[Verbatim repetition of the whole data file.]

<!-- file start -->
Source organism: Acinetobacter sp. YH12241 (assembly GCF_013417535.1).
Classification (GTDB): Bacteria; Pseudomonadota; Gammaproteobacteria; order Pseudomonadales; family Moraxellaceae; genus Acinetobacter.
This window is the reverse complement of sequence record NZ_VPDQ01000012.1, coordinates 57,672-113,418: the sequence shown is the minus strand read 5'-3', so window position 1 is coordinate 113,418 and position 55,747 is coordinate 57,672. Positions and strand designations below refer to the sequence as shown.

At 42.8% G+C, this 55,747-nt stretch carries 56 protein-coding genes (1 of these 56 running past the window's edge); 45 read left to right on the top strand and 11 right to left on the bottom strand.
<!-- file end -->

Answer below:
Source organism: Acinetobacter sp. YH12241 (assembly GCF_013417535.1).
Classification (GTDB): Bacteria; Pseudomonadota; Gammaproteobacteria; order Pseudomonadales; family Moraxellaceae; genus Acinetobacter.
This window is the reverse complement of sequence record NZ_VPDQ01000012.1, coordinates 57,672-113,418: the sequence shown is the minus strand read 5'-3', so window position 1 is coordinate 113,418 and position 55,747 is coordinate 57,672. Positions and strand designations below refer to the sequence as shown.

At 42.8% G+C, this 55,747-nt stretch carries 56 protein-coding genes (1 of these 56 running past the window's edge); 45 read left to right on the top strand and 11 right to left on the bottom strand.